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  1. Turgonian's Avatar
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    #1

    It’s been a long time since I was a frequent visitor to the Plaza, a ‘regular poster boy’ as you might say. However, I cherish fond memories of that time, and it helped me to be diligent and eager in writing poetry. Hopefully this thread will gently spur me to be a bit more active in stringing euphonious words together.<?: prefix = o ns = "urn:schemas-microsoft-com:office:office" />

    Today is my eighth Plazanniversary, which I would like to commemorate with gratitude and a poem.

  2. Turgonian's Avatar
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    #2
    Of Plaza times


    I lived for fantasy and poetry,<?: prefix = o ns = "urn:schemas-microsoft-com:office:office" />
    thirsting for symbols and significances,
    discussing canonical books
    not dictated by a supreme judge
    but written by a middle-aged Englishman
    born before the wars,
    who found a new home of friends
    in the interbellum truce:
    professors of one mind and shared beers,
    digging their comfortable hobbit-holes
    among the roots of languages.
    I carved my pagan niche
    of less-than-ultimate import;
    with weighty tales of destiny
    in a world of fading beauty
    I fended an absolute fear.
    I received an education there
    at the feet of fairyland teachers,
    I befriended creatures who lived
    beyond the great sea.
    I have gone into Faërie
    and I have returned.

    My devotion waned;
    life gnawed at my time;
    complexity overgrew
    the simple exchange of words;
    the great spaces of liberty
    were covered with rows of housing
    and construction sites,
    with a church in the middle.
    I miss my niche,
    so small on the outside,
    so big on the inside.

    Yet what if Sarehole’s ancient mill
    was raised out of the ground,
    or reaching Cuiviénen’s lake
    we heard its waters’ sound?

  3. Lady Aikári's Avatar
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    #3
    <DIV =WebWizRTE marginwidth="1" marginheight="1" leftmargin="1" topmargin="1">Turgonian: It is sure a joy to see you back *g* I know you are longer around than only today. Welcome in the Cottage (again I hope). I am not certain if you had threads here in the past, but I got a feeling you had. A very great poem you made about the old days. This is truly something to be shared, I like it very much. The last four lines most obvious is the rhyme in sentence two and four. Happy Plazaversary! This year in my eighth too, but I got to wait another six month before celebration. Feel amazing huh? I guess if someone would have said ten years ago that we would be members of an lotr website for eight or moreyears, I guess we would not believed it and declared him nuts. It is cool you are back again, and I do hope you enjoy it. I hope you keep us 'entertaining'here too with new updates for poems. I am curious to moreworks of you.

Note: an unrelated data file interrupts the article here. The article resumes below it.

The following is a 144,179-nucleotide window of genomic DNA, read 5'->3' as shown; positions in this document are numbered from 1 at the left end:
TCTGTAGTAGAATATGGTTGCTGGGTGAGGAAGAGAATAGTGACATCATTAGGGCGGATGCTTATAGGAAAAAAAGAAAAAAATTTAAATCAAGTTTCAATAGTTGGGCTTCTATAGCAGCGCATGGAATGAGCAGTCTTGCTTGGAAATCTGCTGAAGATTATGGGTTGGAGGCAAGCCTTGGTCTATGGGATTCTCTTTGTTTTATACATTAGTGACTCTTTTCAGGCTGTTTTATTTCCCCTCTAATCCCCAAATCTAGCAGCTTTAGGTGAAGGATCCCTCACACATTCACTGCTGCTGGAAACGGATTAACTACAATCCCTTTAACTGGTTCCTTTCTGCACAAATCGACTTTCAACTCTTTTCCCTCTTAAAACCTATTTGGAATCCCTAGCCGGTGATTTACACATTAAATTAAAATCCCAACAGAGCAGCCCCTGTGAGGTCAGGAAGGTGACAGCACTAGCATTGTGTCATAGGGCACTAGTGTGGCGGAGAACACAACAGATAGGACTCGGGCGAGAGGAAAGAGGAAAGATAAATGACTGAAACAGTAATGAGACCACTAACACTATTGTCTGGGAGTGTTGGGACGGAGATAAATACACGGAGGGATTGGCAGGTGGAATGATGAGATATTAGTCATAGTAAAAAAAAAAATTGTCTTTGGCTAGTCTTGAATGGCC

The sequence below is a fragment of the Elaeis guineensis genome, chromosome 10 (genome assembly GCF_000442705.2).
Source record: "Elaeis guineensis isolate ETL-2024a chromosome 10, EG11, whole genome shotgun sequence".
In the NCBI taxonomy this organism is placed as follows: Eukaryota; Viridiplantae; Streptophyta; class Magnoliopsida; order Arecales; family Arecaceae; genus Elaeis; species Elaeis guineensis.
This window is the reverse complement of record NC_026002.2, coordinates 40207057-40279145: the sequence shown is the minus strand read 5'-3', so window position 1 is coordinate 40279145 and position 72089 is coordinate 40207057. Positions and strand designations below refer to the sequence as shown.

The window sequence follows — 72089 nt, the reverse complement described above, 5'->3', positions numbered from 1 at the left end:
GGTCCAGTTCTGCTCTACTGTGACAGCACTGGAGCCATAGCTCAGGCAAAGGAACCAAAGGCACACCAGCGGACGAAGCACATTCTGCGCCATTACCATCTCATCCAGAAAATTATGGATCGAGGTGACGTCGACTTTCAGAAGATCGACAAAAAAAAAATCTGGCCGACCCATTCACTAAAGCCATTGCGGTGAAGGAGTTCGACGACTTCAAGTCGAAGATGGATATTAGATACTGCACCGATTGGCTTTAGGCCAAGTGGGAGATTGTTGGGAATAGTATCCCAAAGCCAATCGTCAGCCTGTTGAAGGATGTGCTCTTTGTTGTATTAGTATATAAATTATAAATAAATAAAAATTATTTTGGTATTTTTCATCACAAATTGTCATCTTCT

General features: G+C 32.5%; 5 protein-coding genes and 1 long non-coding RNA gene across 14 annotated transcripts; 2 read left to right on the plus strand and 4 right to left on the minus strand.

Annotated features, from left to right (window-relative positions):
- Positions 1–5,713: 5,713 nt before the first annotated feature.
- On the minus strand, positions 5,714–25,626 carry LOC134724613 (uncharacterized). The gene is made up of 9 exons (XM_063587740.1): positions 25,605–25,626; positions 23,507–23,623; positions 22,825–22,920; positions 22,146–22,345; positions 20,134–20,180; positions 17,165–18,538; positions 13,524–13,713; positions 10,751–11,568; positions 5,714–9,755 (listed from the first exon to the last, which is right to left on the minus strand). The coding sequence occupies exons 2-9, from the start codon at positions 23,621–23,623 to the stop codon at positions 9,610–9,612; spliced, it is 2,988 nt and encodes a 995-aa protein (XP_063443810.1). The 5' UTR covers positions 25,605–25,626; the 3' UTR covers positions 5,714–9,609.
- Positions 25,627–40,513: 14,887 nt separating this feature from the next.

4. Maldir Ethring's Avatar
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    #4
    First and foremost, happy Plazaversary! What a moving poem you've graced us with Turgonian, I've only been here on the Plaza for three years now, but still, I can relate to the feelings within this poem. Truly, you have a wonderful way with words and I hope to see more from you soon here.



  5. Tarawen's Avatar
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    #5


    Turgonian--I don't think I knew you when I was new to the Plaza in 2009, but as Maldir said I can definitely empathize with the emotions you've expressed in this poem. I adore the lines:

    I received an education there
    at the feet of fairyland teachers,
    Says it all, in my opinion, of reading and discussing Tolkien's works in such an amazing community. Here's hoping we see more of your works in the Cottage!

  6. Turgonian's Avatar
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    #6




    Lady Aikári, thank you! Yes, I have been active in the Cottage in the past; it was my last hideout before I went missing. Thank you for your kind review! Hopefully I'll be able to wish you a happy Plazaversary in June. Maldir, I'm glad my poem sparked some good feelings when it struck your mind, like flint and steel igniting tinder. Tarawen,happy to make your acquaintance;I'm always pleased to meet a Tolkien fan with an eye forthe Elvish or fairylike.We haven't met before, since I dropped off the map of Middle-earth in Spring 2009.Here is a more mournful poem; make of it what you will.Glorigon



    My daughter limps her halting way of grief<?: prefix = o ns = "urn:schemas-microsoft-com:office:office" />

    through solemn portals of solitude

    where mummified cats stare at her calling

    Glorigon, Glorigon



    The eyes of watchful hunting jackals,

    the mute unshaken steps of brick

    chosen companions of her ceaseless wailing

    Glorigon, Glorigon



    Open lies wasteland and the great razed towns,

    open the walled enclosure with the pool,

    open her heart as unused gates unhinged

    Glorigon, Glorigon



    Quick heart of hers, it overleapt the body

    that was not what she sought, she sought no stone

    or any speechless, cracked and chilly thing

    Glorigon, Glorigon



    Edited by: Turgonian

  7. Wídfara's Avatar
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    #7